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2/10/2013 2:06 PM
It is a difficult feeling to express. There are still better than 7,500 nautical miles between me and Texas. Yet, somehow I know that as soon as I let lose the dock lines this time my trip is effectively over. It started more than four years ago now and only the Atlantic, Caribbean, and Gulf of Mexico stand between me and a return to the exact same place I started from. The rest of the world has been left standing in my wake.
True, there are many, many interesting places between South Africa and the Gulf of Mexico. To name but a few, St. Helena, Ascension, Brazil, Antilles, Puerto Rico, Jamaica, and the Caymans. One could easily spend another year or more hopping between islands. I can only explain it like this. If you know you are about to rip off a band-aid do you do it in the slowest possible manner? No, this is no band-aid, but I am still eager to start the next chapter of this life. So close to home and having covered so many miles Caribbean Islands just don’t hold the appeal for me like places I’ve already visited.
Looking at it another way, the Caribbean and all its islands are only short hops from the Gulf Coast. It took me nearly a year to cover the miles from Mexico down to Panama and Colombia. Looking at that distance now it is not even a weeks sail. My perspective has changed. On many things.
I know that I’ve accomplished nearly everything that I am going to accomplish with this voyage. There is still great pleasure in exploring new places, but I am not learning nearly as much or as frequently as I was in the first few years. I know sailing will always be a part of my life, but it is time to spice things up with new challenges.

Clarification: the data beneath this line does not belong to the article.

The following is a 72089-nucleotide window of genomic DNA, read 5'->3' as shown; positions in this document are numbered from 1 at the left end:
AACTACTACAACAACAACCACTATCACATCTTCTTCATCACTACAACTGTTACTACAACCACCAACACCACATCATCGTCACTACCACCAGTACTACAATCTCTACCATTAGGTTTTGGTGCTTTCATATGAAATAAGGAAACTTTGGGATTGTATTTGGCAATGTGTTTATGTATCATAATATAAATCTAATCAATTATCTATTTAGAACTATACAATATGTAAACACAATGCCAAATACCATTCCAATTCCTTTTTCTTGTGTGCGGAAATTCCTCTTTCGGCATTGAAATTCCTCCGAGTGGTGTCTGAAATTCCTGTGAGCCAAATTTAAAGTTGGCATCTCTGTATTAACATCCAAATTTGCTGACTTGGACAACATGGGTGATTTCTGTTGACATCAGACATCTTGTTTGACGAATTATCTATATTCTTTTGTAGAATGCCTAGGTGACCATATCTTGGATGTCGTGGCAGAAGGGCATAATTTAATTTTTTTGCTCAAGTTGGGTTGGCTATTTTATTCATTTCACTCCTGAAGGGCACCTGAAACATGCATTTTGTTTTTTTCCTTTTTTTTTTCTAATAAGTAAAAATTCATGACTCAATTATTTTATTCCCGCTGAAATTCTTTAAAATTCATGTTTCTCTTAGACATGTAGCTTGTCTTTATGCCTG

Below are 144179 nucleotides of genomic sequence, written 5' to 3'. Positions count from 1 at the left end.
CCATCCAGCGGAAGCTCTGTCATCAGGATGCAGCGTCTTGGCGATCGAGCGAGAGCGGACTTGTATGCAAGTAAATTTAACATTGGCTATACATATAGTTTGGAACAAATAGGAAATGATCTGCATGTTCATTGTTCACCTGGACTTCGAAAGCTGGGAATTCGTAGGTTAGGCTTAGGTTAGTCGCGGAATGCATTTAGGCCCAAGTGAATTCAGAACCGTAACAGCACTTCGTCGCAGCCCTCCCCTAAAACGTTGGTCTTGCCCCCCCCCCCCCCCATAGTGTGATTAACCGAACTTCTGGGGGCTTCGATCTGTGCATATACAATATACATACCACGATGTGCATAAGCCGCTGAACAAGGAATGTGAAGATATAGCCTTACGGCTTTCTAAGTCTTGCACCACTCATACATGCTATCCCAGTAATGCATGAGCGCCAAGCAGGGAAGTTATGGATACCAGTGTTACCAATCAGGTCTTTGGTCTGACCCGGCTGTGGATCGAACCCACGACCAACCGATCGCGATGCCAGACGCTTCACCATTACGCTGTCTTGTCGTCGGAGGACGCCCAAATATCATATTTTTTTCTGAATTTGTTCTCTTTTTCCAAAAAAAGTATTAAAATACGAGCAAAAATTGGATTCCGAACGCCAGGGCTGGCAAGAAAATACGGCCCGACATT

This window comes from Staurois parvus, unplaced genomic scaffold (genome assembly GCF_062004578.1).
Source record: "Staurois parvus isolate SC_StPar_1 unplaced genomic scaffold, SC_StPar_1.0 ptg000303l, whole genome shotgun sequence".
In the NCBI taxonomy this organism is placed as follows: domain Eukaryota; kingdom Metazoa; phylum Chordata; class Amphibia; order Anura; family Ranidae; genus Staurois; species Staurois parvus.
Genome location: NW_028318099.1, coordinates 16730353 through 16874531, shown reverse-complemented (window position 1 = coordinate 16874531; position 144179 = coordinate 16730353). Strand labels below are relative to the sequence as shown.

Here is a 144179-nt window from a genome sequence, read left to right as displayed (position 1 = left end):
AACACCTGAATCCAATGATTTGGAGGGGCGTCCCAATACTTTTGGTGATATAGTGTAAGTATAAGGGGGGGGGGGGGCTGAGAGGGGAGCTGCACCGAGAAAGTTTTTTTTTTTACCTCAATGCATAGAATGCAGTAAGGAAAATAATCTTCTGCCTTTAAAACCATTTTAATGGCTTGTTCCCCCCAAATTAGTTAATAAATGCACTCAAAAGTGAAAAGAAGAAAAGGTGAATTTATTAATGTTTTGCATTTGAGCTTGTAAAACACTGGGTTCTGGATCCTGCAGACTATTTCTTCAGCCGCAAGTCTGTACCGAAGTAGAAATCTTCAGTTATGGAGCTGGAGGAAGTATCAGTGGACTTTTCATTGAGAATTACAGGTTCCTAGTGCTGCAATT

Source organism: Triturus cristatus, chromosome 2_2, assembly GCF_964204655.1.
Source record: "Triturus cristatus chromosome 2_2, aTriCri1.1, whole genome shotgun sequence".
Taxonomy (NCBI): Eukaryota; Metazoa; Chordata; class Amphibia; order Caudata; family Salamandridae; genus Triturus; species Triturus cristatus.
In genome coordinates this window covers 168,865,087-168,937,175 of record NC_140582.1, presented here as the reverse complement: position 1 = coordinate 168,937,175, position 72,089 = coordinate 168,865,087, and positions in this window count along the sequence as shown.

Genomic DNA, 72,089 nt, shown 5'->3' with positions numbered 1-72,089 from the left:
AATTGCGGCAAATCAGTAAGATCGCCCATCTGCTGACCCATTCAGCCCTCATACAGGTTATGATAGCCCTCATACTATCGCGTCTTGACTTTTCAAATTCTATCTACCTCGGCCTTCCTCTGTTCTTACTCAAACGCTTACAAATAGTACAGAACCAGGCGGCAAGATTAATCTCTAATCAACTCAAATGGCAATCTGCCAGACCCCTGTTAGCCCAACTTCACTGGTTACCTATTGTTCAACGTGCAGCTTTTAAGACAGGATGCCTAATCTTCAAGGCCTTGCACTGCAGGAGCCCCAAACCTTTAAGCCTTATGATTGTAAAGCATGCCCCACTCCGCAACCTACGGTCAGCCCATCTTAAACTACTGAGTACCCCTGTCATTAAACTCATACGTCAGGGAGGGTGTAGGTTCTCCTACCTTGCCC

To that end, it is time for me to return home. Home all the way inland to Missouri where my father and I will begin operating a hay operation where once there was only fallow ground. It is a chance to work with my hands, the soil, heavy equipment, and gain the satisfaction of building something for myself and for my family. This is where the confusion of emotions comes into play. For the excitement I have for the new beginning, but also at the end of such a long, difficult, and mostly wondrous voyage.
I’ve no little doubt that acclimating to life on land will be one of the largest challenges in my life to date. Looking at the bureaucracy involved in life on land makes me want to up anchor and retrace my steps in the opposite direction. I also know that following that course will not provide satisfaction. This won’t be an easy transition, but it is one that I want and am ready to make.
Knowing this is my last epic sail for what is probably many years to come I want to make it exactly that, epic. I’ve spent three weeks at sea both on the Pacific crossing and rounding western Sumatra. That is nothing compared to the 40+ days I am contemplating going direct from South Africa to St. Martin. Exploring the small islands along the way feels like something I should do. Going to sea to cover thousands of miles across the Atlantic is something I want to do.
You never can tell what will happen. I may get near land and decide it is time to pull in for a beer and a cheeseburger. I may get into such a groove that I’ll go direct all the way to Isla Mujeres in Mexico where I will close my circumnavigation loop. I make no promises as life makes none to us. Early on Tuesday the 12th I’ll let go my lines in the southeastern hemisphere and when I stop again I’ll be back in the northwestern. That is four times across the equator.
I’ve rigged my HAM radio to be able to post both to twitter and my blog. The frequency of post will depend both on my mood and how well the radio signal propagates from mid-Atlantic Ocean. If you want me to post and I haven’t done so, don’t fret, just wait a little longer. See you in the Caribbean.
Shark Cage Diving from Lee Winters on Vimeo.
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